I think listening to customers is critical, and you do a lot of these discussions. I see emerging technologies playing a really critical role. We’ve done a lot with IFS remote assistance, and there’s no question that emerging technologies are in reality, machine learning, next generation IOT technologies are all things that are definitely moving the needle for customers. And I don’t know about you but when I talk to them, what they’re looking for is they’re really looking for us to be able to make these accessible for them. How do I, within the technology that I currently have, get these new capabilities embedded in their technology rather than having to go and buy another bolt on or something else, that’s really not what customers want. They’re looking for simplification.

Darren:

The technology world in general is becoming increasingly fragmented and what they’re looking for is for us as technology vendors to make their lives simpler. How do we bring them these next generation or emerging technologies into their environment, into their workplace, so that they can leverage them to better serve their customers? And I think that if we double down on that, and we’ve already done a lot, but if we continue to focus on what is going to help our customers easily serve their customers better, than I think that helps us to extend the need. And that is the focus, ease of use, ease of deployment, time to value and leveraging emerging technologies to deliver value to their customers.

Sarah:

Absolutely. Yeah. I think the simplicity that you mentioned is critical. I think back to when I started covering this industry everything was its own like you said bolt on, it’s own piece of software, its own solution, and it’s so complex and so hard for companies that we tend to forget that investing in technology and running these projects for a lot of these organizations is in addition to their day job of keeping their businesses running and being successful. So making it easier for them to do and putting more value into one solution instead of having them have to look so many different places is a huge value to them, so that makes sense.

Sarah:

So we touched on this a bit but let’s revisit it. So I want to talk about what leading in service is going to take. So we’re obviously making immense progress in doing, that and having a great product is important but to your point it’s not the only element that’s important. So what are some of the other elements that have trajected IFS’s position in the leadership and really helped us to stand out from our peers on the quadrant?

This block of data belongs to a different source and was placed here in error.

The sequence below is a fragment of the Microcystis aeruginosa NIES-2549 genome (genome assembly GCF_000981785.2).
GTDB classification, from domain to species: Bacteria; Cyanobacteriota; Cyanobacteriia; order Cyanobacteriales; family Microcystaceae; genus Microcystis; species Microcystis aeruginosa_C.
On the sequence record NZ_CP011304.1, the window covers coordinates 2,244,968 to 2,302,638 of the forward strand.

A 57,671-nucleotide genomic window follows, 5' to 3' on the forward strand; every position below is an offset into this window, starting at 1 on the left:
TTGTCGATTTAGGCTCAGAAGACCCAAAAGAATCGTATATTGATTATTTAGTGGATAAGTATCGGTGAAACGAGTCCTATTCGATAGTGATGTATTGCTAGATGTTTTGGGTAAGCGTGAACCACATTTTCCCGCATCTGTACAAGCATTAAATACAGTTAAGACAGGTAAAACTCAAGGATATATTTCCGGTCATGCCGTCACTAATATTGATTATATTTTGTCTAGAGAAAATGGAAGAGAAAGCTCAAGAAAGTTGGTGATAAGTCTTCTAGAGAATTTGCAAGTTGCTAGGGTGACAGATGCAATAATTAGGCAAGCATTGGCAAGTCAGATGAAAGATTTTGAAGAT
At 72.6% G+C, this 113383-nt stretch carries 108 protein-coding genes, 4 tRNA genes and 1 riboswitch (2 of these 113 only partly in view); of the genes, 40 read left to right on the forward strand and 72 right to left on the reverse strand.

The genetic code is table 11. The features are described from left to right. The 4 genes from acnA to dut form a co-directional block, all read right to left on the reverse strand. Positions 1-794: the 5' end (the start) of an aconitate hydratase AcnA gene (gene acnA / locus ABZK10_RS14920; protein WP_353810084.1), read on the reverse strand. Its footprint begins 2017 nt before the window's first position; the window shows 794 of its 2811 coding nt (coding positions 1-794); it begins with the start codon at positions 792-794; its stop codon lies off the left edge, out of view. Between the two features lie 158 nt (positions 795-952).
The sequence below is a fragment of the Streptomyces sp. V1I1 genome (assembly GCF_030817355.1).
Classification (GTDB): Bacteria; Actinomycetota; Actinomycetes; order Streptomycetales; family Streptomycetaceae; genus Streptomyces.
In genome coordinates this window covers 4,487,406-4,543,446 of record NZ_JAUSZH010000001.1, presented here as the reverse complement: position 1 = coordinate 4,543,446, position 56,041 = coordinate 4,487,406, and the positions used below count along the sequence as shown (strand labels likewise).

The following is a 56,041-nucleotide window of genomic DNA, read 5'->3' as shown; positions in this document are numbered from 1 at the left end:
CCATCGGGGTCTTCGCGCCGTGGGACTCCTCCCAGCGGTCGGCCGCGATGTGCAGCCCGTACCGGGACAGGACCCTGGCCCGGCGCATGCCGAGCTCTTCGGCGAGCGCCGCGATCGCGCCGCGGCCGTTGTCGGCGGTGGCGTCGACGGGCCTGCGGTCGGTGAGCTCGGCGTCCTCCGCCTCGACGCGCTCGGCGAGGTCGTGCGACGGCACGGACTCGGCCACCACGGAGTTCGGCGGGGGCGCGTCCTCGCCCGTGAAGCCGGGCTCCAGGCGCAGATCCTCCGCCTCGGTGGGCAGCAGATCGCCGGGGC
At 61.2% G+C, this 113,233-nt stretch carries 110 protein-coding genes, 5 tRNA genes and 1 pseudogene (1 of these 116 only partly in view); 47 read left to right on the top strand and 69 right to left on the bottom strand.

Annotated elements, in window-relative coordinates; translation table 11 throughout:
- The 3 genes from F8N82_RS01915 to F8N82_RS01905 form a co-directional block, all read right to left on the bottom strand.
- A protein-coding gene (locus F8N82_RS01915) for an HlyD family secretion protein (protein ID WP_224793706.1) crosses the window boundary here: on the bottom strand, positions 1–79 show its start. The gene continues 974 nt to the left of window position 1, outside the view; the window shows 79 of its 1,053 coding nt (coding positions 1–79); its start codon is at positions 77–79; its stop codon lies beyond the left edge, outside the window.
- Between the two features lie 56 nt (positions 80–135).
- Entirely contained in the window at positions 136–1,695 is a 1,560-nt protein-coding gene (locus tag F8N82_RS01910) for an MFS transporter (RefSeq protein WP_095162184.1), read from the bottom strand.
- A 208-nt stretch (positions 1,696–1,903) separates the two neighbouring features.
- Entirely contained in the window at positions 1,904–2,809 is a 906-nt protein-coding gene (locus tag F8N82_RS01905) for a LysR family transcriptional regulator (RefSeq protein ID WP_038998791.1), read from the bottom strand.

Darren:

I’ve touched on it already but I think it really comes down to two things. It comes down to focus, not being de-focused, not trying to do lots of different things, not trying to be a CRM vendor and be an HR vendor and lots of different things, right? We are focused now on the service management space and what we believe it takes to put around service management in order to really move the ball forward. And I think that’s critical, that focus without a doubt the most important thing.

Darren:

And then the second thing for me is back to people. The best talent is going to help us progress the solution, it is going to help us to be able to engage with customers, to understand their problems at an industry level, because the problems happen in an industry, in a business rather than horizontally, broad horizontal service management is not a thing. Utilities and telcos and manufacturers all have distinctly unique challenges that they’re facing, and us having the talent that have that domain expertise in a specific industry is going to help us to be able to both interpret the problems and build solutions that are going to help customers to see real value quickly. So I think it’s about people and about focus.

Sarah:

Okay, good. So let’s talk about how service management excellence impacts in a couple areas. So I remember hearing you say at a conference service is the future of IFS, and I would say that that future is here now, right? We see that with what we’re talking about today. So how does service excellence… First I want to talk about how does this position on the MQ and our commitment to service, how does it impact our service management customers?

Darren:

So look, I think it impacts all customers. I think there isn’t a business out there today who isn’t in some way making the transition to be more outcomes based, more service based rather than just building a product. We talk about the servitization and we want customers to know that they’re really in safe hands choosing IFS because in the industries where we focus and the technologies that we focus, we really can help them based on the depth of experience that we’ve had across a broad customer base.

Darren:

And then we offer configurations that are really catered to the customer’s business today. We offer them the power to cater to their business and the insights that we get from our tooling and from other customers, and help them to do a better job of serving their customers, whether that’s leveraging components of the enterprise asset management or the resource planning capability that we have to compliment the service management, but without adding complexity to their environment. If they need capability out of the rest of our suite then it is natively integrated and can bring that capability to bear without adding complexity to them.